Mimi’s serves Missouri’s Platte and Clay counties, where one in eight of the 360,000 residents goes hungry, says Kelley Catterson, Curtin’s daughter and the pantry’s executive director. Curtin estimates that one-third of the people who rely on Mimi’s for support are retirees struggling to live on Social Security; another third are single parents; and another third are people across the board dealing with financial hardship. “There’s a misnomer that people who go to pantries are scammers,” he says. During the pandemic when people were receiving government assistance, “our numbers actually went down, proving that when people have money, they don’t want to go to a pantry.”
Mimi’s Pantry is an homage to Curtin’s mother, Lillian, whose grandchildren nicknamed her “Mimi.” She owned a deli when Curtin was growing up and would waive the bill for customers who couldn’t afford to pay, he recalls. Curtin remembers her philosophy about giving back: “Don’t talk about it. Just do it.” Equally influential on Curtin was his job as a grocery store stocker in college, where he saw a high level of excess-food waste. This would later inform his mission to solve food insecurity. “Food inventory isn’t the problem—it’s distribution,” he says.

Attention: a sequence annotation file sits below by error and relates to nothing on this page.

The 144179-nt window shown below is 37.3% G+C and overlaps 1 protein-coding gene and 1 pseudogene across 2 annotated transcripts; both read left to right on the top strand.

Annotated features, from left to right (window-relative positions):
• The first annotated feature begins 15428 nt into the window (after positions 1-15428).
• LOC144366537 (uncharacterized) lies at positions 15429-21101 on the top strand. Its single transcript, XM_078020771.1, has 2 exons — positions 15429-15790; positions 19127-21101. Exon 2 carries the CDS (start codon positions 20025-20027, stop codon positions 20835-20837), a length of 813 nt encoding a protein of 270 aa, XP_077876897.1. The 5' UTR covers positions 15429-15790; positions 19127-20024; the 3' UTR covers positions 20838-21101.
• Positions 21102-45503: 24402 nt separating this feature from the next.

“Food is the gateway to everything. It helps people to meet their potential. It prevents kids from having behavioral problems in school. Ending food insecurity means more successful people in the world.” — Kelley Catterson
Several years ago, Curtin, who works with builders in his real estate business, purchased a brand-new 6,000-square-foot building as an investment property. He considered renting it out to a church or business before deciding it was the perfect place to launch Mimi’s Pantry. Curtin traveled around the country to different food pantries to learn their processes as he developed his own plan. He decided to invest in walk-in refrigerators and freezers for on-site food storage.